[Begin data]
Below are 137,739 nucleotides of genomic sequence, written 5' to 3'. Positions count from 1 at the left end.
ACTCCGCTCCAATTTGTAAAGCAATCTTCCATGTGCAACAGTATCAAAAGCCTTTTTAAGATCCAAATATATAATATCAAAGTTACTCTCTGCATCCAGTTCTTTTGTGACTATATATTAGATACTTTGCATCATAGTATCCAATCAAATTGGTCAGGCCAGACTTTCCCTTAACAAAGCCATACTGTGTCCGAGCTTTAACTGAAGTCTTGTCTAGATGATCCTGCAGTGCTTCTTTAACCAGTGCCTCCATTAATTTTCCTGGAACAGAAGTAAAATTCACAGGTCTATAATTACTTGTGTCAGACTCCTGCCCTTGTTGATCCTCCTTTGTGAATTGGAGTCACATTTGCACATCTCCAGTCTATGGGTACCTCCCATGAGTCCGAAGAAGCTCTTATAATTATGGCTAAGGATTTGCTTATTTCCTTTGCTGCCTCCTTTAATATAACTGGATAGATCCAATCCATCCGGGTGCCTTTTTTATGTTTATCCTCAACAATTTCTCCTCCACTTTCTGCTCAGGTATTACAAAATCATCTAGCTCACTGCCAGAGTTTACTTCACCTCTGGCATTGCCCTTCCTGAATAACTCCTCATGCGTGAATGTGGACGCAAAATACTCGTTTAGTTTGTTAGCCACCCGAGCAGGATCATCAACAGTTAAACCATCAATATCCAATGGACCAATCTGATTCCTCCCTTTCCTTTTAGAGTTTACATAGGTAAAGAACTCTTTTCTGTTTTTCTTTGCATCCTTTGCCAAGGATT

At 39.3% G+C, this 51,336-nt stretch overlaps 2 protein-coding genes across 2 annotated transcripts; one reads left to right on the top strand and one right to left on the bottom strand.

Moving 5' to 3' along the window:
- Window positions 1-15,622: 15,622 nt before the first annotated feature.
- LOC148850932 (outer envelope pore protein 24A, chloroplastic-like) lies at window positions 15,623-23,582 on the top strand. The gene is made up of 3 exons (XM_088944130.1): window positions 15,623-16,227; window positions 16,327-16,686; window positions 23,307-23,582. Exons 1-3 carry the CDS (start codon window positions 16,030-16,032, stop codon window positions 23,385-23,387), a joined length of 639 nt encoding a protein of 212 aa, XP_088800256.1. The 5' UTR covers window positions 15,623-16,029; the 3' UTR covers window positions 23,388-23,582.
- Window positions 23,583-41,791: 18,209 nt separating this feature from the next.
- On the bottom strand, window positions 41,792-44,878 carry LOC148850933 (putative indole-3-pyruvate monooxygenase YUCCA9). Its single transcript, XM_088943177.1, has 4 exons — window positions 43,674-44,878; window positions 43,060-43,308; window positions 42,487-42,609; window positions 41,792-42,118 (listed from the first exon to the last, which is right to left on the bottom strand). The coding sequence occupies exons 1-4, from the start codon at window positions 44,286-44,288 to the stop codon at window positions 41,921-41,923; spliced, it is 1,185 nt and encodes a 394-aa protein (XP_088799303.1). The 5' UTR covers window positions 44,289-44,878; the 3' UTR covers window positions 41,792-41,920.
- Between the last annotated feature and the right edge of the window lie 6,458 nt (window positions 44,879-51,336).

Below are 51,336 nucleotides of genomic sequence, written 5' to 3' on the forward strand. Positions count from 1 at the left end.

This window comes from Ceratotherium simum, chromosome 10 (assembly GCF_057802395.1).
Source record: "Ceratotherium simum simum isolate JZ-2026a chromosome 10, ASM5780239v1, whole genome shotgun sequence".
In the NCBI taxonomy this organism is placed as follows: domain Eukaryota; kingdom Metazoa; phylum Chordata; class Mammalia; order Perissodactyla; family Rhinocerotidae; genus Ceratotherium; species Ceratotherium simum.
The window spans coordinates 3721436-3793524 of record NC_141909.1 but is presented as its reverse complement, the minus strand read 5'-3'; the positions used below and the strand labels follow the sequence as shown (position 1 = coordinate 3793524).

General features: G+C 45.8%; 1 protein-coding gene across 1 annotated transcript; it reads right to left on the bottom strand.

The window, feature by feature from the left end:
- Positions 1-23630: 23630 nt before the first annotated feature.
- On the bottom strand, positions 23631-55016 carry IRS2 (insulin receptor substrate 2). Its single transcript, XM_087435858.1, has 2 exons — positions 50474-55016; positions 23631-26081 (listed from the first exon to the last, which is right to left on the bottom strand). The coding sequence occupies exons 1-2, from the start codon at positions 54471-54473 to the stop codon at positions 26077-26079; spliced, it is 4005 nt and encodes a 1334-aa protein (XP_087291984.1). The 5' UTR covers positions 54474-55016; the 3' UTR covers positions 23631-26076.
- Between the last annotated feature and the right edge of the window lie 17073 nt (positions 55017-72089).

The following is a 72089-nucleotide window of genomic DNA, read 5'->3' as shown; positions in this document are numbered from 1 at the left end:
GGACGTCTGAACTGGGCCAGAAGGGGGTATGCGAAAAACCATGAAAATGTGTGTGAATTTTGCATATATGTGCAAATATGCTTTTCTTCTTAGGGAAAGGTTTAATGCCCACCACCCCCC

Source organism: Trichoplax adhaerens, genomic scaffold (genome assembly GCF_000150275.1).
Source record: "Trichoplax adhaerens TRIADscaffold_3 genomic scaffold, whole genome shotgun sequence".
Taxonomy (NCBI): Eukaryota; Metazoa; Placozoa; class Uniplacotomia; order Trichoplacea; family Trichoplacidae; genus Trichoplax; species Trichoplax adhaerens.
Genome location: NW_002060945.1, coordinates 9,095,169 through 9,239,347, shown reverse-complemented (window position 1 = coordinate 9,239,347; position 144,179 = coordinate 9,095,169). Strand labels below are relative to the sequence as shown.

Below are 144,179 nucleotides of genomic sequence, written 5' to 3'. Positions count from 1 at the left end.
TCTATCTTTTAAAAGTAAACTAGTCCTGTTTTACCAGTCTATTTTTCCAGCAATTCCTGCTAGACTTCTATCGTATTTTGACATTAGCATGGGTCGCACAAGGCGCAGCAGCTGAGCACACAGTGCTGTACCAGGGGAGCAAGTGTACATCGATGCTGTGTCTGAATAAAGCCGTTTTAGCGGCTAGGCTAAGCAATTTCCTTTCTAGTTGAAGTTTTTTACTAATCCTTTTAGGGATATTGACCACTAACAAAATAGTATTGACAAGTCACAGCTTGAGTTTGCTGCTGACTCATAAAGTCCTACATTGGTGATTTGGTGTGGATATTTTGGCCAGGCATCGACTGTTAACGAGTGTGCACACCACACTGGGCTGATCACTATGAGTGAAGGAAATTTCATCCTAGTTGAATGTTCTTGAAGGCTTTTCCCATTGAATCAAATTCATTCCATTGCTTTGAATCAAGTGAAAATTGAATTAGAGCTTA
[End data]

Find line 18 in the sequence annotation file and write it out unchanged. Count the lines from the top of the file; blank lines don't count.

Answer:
- On the bottom strand, positions 23631-55016 carry IRS2 (insulin receptor substrate 2). Its single transcript, XM_087435858.1, has 2 exons — positions 50474-55016; positions 23631-26081 (listed from the first exon to the last, which is right to left on the bottom strand). The coding sequence occupies exons 1-2, from the start codon at positions 54471-54473 to the stop codon at positions 26077-26079; spliced, it is 4005 nt and encodes a 1334-aa protein (XP_087291984.1). The 5' UTR covers positions 54474-55016; the 3' UTR covers positions 23631-26076.